Valdez is aware of the implications of the trip at a time when the Philippines and China still have a territorial conflict over parts of the South China Sea. But that is the point. There should be no conflict.

“These waters never divided us. These waters unified us,” he said. “And this boat, as a replica of an ancient boat, is a symbol of that relationship.”

He wants to “rekindle Filipino pride and faith in a forgotten heritage, our maritime consciousness.”

“It is very sad because we are a maritime people. We should be gifted and natural in the waters but colonialization robbed us of that consciousness. I am doing this to help rekindle that spirit,” Valdez said. This project reconnects us to our pre-Spanish period at the same time that we need to reach out to our neighbors in the Asian region. There has been a hiatus in which we lost that connection in the Spanish and American colonial periods.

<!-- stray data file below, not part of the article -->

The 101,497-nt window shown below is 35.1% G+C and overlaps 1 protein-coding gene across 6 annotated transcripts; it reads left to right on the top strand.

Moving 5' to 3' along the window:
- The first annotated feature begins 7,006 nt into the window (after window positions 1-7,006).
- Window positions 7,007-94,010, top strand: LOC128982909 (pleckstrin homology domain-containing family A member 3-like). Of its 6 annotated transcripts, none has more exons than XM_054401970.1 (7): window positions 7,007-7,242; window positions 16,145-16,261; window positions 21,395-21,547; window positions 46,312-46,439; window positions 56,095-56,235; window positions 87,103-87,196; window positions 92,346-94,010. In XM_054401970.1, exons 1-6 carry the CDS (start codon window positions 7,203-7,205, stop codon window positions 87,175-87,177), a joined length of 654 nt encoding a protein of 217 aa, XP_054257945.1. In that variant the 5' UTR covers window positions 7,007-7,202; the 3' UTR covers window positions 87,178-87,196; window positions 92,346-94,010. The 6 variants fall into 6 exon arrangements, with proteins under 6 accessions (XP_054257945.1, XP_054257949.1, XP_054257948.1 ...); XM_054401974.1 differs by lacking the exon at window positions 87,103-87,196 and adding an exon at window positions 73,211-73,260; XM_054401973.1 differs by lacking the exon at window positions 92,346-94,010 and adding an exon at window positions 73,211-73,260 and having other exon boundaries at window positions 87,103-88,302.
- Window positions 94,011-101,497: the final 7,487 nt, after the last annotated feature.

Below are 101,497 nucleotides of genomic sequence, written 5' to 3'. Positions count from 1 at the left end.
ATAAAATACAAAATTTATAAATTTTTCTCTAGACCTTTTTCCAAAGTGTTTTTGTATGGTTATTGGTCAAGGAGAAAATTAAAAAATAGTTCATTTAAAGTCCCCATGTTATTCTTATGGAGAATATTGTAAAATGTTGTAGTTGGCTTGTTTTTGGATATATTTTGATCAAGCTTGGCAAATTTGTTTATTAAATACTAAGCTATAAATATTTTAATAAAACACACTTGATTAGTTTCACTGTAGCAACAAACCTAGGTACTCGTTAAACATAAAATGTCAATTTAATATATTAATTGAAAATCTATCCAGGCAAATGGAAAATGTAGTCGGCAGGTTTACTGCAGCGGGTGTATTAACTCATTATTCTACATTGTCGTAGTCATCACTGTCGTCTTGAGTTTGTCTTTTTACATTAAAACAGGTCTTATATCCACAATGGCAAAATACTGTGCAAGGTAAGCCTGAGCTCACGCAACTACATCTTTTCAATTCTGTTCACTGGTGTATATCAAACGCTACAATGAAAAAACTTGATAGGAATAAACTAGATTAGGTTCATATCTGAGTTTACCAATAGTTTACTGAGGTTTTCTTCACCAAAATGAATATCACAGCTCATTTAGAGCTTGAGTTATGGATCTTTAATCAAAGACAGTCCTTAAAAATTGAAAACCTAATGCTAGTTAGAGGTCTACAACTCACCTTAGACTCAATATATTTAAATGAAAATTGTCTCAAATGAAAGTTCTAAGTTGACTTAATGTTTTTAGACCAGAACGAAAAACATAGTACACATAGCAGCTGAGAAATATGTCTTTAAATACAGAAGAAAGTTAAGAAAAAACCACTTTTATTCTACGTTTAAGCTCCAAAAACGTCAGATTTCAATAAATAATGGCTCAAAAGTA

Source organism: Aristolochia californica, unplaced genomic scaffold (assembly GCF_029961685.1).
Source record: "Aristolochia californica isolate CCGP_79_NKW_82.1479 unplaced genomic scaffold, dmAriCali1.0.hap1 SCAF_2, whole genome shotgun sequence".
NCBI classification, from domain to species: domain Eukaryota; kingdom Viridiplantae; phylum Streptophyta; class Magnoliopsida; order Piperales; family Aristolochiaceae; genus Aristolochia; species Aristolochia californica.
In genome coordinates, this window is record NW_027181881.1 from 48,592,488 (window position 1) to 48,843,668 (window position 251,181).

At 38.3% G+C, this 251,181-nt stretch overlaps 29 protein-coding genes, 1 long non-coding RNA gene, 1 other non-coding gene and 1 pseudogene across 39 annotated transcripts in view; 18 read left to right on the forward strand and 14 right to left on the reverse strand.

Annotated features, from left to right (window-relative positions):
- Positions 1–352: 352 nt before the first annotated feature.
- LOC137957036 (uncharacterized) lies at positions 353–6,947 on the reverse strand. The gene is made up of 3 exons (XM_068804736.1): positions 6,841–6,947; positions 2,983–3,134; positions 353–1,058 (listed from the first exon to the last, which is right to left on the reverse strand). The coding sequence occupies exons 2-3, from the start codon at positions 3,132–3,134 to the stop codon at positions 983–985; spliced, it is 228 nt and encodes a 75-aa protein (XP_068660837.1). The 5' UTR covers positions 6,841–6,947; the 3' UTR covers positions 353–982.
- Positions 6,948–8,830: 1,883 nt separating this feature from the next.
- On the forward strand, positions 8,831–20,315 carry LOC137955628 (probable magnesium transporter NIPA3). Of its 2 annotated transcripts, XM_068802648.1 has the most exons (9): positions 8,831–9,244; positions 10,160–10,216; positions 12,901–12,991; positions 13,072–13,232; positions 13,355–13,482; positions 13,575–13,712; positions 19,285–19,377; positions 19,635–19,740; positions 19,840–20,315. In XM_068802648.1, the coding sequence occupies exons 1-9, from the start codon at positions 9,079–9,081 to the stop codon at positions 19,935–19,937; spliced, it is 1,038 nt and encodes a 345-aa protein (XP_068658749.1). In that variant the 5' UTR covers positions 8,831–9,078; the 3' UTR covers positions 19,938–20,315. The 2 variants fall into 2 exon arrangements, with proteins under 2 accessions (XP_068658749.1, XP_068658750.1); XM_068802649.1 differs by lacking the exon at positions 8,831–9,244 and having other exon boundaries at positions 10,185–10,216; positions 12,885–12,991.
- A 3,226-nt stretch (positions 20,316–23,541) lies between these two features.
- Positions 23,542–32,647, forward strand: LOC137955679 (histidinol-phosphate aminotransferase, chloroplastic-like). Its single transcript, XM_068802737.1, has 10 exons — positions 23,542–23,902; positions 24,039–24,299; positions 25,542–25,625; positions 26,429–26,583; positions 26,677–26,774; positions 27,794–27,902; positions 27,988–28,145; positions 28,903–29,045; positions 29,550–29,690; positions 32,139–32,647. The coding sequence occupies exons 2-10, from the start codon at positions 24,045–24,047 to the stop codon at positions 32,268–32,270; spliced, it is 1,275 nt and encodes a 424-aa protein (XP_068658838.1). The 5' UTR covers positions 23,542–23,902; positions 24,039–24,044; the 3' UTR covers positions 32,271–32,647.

“We explore our past and our capacity as a people with the balangay. We can be proud of a race that was not reluctant to take the high road of adventure by relying only on instinct and nature. We should look to that past as we face contemporary problems whether it is church vs. state, the invention of the Filipino Badjao made balangay and the success of the Galleon trade with the Philippines as its entrepot.

He noted that the ‘balangay,’ known as the Butuan boat, was the first-ever wooden watercraft to be excavated in Southeast Asia demonstrating early Filipino boat-building genius and seamanship expertise during the pre-colonial times.